Sorry, been a bit sidetracked so haven't had chance to follow this up until now with a few more screenshots and some vague explanation of how this works so here goes...
When anything spawns at the only available square to do so, be it friend or foe, it's going to want to get into my base as directly as possible, that being this way -
If it's a merchant or gnomads then they walk through and everything is groovy.
If it's enemies then things get more interesting.
The automatons on patrol that have a large section of pressure plates between their 2 patrol points. As long as one of those plates is being stood upon then the main door stays pathable which allows your friendlies through but upon sighting an enemy, the automatons move to intercept, leaving their patrol route and barring the main entrance which forces the ai to repath as demonstrated here:
The pressure plates you see the goblins standing on force the entrance to the bug cave open, allowing bugs to path towards the surface:
I'll discuss specific pathing mechanics at the end but for now I'll just talk through the flow of play and the choices avaiable.
Goblins have spawned, been sucessfully repathed to the holding area, bugs are wandering in the bug temple but currently no path to the surface exists so they are just milling about.
From here the option are to
A- Use archers to kill the goblins then open the path and loot.
B- Wait and see if a mant invasion occurs before the goblins starve or are allowed to leave and let them fight it out for viewing pleasure.
C- Allow the bugs to path to the surface and let them fight it out with the goblins.
It is entirely viable to create another room in which to trap mants to allow you to create 3 way fights but this map isn't set up for that and my archers are already well enough trained so let's have some inter-species combat!
The appropriate lever has now been pulled to bring the beetles up and into their holding pen (I found it best to have that lever so you can stop the goblins wandering into the temple if you don't want them to)
Now all we need to do is pull the lever that closes off access to the temple then the lever that separates the two holding areas and the fight begins.
In this example the bug nest was cleared fairly recently so the numbers are a poor example but you get the idea...
Another handy feature of the hatch separating the 2 areas is that a lot of the combat happens directly on top of it which allows the corpses etc to be dropped down into the base itself for ease of looting.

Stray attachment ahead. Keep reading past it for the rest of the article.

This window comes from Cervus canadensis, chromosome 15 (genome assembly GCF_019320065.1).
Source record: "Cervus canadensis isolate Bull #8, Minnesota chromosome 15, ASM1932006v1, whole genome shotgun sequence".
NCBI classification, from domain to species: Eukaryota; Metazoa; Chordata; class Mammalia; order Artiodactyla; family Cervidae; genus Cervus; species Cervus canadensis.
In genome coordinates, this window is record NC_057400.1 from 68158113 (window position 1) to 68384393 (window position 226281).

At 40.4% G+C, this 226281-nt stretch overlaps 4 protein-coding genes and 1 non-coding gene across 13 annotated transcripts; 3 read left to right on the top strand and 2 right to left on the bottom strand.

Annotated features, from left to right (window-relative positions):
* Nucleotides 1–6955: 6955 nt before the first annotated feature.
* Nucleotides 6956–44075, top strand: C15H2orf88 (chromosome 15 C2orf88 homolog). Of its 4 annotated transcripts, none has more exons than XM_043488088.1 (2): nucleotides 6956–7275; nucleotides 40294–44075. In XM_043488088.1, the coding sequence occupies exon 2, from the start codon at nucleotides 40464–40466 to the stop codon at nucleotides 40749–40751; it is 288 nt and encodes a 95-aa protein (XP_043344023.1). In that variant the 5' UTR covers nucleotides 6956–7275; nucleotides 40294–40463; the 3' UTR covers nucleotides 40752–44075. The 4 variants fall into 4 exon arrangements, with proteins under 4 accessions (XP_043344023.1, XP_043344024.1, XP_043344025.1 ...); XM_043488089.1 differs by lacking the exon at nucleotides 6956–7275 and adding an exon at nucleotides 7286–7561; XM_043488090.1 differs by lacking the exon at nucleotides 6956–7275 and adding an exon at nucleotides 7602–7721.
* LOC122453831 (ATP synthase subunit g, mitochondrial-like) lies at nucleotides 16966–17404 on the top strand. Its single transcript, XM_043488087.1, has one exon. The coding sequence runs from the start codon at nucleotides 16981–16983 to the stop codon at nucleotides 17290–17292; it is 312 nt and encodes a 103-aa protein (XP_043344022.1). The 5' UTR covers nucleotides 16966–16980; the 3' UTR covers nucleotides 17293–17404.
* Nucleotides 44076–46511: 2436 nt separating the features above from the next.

Now in regards to the reasoning behind the plethora of hatches and plates...
I like to have 3 "entrances" per holding area. 2 of these will be unpathable under any circumstance but the ai will never reach that conclusion. This is achieved by having the 2 outer paths hooked up to hatches and pressure plates on either side so it looks like a path unless anything tries to use it, in which case they stand on a pressure plate which opens the hatch in front of it which in turn makes the ai find a new path.
By having one of these on either side of the real path, the ai will bounce between them unless there are enough things to stand on plates on both sides but that never happens for long enough for it to be an issue.
The middle path is the actively pathable one and as such is denoted by a copper floor tile underneath it's lever... because red means danger and when you have a ton of levers it's easy to accidentally flip the wrong one.
The fake entrances also have levers because when you're trying to haul corpses etc it's annoying to see them try a wrong path every time before going the right way.
The very front gate operates in much the same way but with a couple of extra features like the automaton guarded entrance and a few extra hatches for reasons I am sure were good at the time but I struggle to remember at the moment.
Here's what it looks like under the bonnet:
in game mechanic abuse, passing power with out axle loss........
No idea what this chap is on about.